Deanne and I were at a wedding this past weekend in Washington, D.C. At the reception we were seated at a table with 8 others. One of the guests shared that he was befuddled. He, his wife and children had grown up in the church. But now his two children, in their thirties married with children of their own, never went to church. “Rev. Lentz, what is going on? Why don’t people go to church anymore?”
All I wanted to do was enjoy my kale salad, seared tuna with mashed sweet potatoes and fresh asparagus and my glass of white wine and then dance to a really good band.
A good question, though; one that is not easily answered. Our table started talking about different generations and their spiritual needs: the baby boomers, the Gen-Xers, the millennials who were born between 1980 and 2000. Less likely to join institutions but moved to join movements, don’t identify so much with a political party – but tend to be more socially liberal, less communitarian and more individualistic.
The consensus, however, at the table, was that people of differing generations are not experiencing a sacred encounter. They are not being refreshed in spirit. A connection between what one believes and how one lives is not being made. And, the traditional answers given by the church don’t seem to match up with the questions being asked.
I am not sure I agreed with everything that was said, although it agitated me deeply. For the most part I don’t think Forest Hill Church is what they were describing. And yet 50 years ago this used to be a 1,500 member church. There used to be 6 thriving Presbyterian churches within 3 miles of here; now there are 3 that are viable.
The couple I married are millennials. They haven’t found a church (haven’t really looked) – but they pray together, are really smart, engaged and “involved-in-things-that-matter” people – they are not anti-religious. There were a whole bunch of millennials at the wedding so I asked a favorite one, Emily: “Do you go to church?” And she said: ‘Not often because I am so busy; I travel a lot. I like it when I go. But, when I do go I just want to be quiet and disappear, blend in – but everyone sees me as ‘fresh meat’ – “AH a young person!”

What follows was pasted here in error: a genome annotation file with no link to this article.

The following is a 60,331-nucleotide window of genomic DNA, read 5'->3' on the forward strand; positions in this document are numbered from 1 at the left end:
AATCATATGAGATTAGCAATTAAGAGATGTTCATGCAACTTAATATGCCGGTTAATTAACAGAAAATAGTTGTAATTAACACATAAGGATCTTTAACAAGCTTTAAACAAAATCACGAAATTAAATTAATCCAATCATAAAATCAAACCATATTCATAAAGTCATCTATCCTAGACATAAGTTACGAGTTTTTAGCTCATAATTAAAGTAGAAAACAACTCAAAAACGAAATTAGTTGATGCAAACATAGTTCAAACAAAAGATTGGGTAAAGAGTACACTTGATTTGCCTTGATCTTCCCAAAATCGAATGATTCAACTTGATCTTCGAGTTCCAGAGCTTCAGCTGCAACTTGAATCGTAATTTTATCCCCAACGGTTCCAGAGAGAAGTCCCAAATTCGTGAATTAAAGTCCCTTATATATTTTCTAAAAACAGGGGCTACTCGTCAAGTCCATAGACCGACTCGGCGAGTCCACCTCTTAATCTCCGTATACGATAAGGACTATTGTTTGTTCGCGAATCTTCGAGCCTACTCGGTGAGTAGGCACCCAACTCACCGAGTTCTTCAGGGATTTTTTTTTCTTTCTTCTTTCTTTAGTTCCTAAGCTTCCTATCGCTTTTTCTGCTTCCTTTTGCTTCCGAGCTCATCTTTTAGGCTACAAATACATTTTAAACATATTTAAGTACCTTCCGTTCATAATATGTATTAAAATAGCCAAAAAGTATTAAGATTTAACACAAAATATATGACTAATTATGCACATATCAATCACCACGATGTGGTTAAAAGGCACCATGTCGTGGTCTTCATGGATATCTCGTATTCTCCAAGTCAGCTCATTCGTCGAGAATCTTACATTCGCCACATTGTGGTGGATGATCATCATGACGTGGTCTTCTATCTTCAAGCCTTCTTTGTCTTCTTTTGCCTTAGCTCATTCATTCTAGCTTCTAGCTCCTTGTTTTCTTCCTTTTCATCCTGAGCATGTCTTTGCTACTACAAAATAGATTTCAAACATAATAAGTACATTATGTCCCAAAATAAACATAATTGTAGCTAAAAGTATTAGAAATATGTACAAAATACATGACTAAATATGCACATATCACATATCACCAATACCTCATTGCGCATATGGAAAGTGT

I am struck by the sacred encounter that Jesus had with the Samaritan woman in light of this wedding experience. It feels as if this meeting in Sychar, describes a universal meeting, describes a moment of sacred encounter from all times and place and generations – of whatever demographic.
We all want an encounter with something important, don’t we? Don’t you? Even the most cynical person, I have found is touched by beauty, moved by the big idea, leans into the mystery of love – whether we call it religious or not; an encounter which challenges and agitates; an encounter that touches our truth deep within without judgment; an encounter with reality; my reality – not someone else’s; an encounter with something holy and mysterious and real; an encounter that breaks down old barriers; an encounter which goes beyond pat answers. This is what the Samaritan women encountered in Jesus.
I don’t know how old this Samaritan woman was. I am not sure what the sociological definition of marriage was in those days. I picture her as a 30-something year old woman, with not much power, at the mercy of men. We too quickly judge this woman – what about the men who have used her? Remember, women couldn’t divorce men – so she has been thrown around, probably abused – coming to the well all alone at noon – a clue.